CIM Bulletin, Vol. 98, No. 1087, 2005
M.C. Bétournay, P. Laliberté, R. Lacroix, C. Kocsis,
S. Hardcastle, G. Desrivières, P. Mousset-Jones and G. Righettini
Over the last few years, a number of research projects to prove out the concept of applying fuel cell technology to underground mining vehicles have been managed by Vehicle Projects LLC for the Fuelcell Propulsion Institute. These have been carried out with the support of mining companies, trade unions, regulatory agencies, equipment manufacturers, research laboratories, technology developers, universities, and consultants.
Hydrogen fuel cell technology is clean and produces only water and electricity. This yields several advantages in the health area (by eliminating diesel emissions and reducing noise generation) in supporting better mine vehicle automation and in lowering greenhouse gas (GHG) emission production.
A study on the economic advantages of using hydrogen fuel cell vehicles was initiated to quantify the costs associated with operating fuel cell vehicles and diesel vehicles. A complete and detailed analysis of operational and capital cost elements was undertaken in order to provide the mining industry with factual information in considering the changeover from one technology to another.
This paper outlines the results of the investigations defining the costs/benefits associated with capital purchases, operations (electrical/diesel, mine air heating fuel, ventilation, openings, surface and underground infrastructure, maintenance, labour, etc.), delivery of energy, regulatory obligations, and mine production. Considerations are given to the type and size of a mining operation, the depth, and location in North America.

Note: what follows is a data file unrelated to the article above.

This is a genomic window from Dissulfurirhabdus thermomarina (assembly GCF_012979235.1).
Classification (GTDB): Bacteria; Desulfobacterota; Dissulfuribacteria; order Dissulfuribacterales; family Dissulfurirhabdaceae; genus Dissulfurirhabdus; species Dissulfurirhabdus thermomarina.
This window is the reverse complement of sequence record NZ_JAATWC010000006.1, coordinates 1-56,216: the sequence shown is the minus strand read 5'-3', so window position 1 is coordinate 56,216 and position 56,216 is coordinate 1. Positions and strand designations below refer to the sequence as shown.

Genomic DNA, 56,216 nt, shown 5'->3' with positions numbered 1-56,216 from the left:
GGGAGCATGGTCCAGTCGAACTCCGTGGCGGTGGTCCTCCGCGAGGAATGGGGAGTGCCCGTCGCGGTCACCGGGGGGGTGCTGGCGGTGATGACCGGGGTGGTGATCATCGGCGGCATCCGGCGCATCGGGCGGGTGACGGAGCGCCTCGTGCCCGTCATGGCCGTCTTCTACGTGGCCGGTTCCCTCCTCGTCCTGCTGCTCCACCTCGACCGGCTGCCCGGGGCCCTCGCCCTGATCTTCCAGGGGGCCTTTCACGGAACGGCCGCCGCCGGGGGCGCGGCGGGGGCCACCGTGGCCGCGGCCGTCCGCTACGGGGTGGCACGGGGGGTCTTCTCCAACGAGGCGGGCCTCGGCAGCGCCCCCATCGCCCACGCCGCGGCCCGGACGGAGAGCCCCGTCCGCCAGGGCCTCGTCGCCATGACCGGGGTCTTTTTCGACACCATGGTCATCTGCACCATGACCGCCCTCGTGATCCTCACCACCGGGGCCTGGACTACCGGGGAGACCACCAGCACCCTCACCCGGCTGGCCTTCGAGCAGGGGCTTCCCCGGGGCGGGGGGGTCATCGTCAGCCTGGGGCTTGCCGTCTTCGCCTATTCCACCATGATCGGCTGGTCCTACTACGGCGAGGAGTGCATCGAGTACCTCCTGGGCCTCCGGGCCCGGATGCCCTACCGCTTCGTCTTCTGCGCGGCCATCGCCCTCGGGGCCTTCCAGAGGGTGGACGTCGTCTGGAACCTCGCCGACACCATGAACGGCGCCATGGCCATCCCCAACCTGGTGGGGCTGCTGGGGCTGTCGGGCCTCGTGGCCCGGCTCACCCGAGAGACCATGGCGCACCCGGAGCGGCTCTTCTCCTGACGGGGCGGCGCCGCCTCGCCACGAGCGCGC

With respect to relative economics, the area where fuel cells are most beneficial is in reducing the operating cost of the primary ventilation system that provides the bulk flow through the mine. This is due to a cubic relationship between flow and power. The next best area is in mine heating, which is linearly related to airflow. The area least affected is in auxiliary fan power consumption. The reasons for this are twofold: first, it would be very expensive for a mine to totally replace its auxiliary fan inventory with smaller units, whereas primary fans are normally flexible in their delivery; and second, for blast fume clearance, a high-capacity flow may need to be retained.
However, even in those mines where the ventilation economic advantage is relatively small, it must be remembered that fuel cells will be beneficial to the health of the underground workforce through the removal/reduction of diesel contaminants, especially diesel particulate matter (DPM), highly suspected as a carcinogen. As DPM regulations are expected to become very strict in the near term, the current operating procedures will have to be modified to incorporate higher ventilation and larger capital and operating costs in control measures for diesels. Fuel cell power would be the clean solution of choice, also beneficial in reducing equipment noise and heat production levels.
It will also decrease a mine’s attributable GHG emissions through reduced combustion of diesel fuel and fuel to heat the mine air (26% of the primary Canadian mining extraction sector emissions) given no diesel vehicle operating underground.
While ventilation savings are clearly an advantage, capital costs are higher for fuel cell vehicles at this time. Considerable examination will be required on a case-by-case basis to see if the operating savings will be sufficient to offset equipment capitalization costs. With the intensification of manufacturing, it is anticipated that the high cost of fuel cells will be reduced significantly in the near future.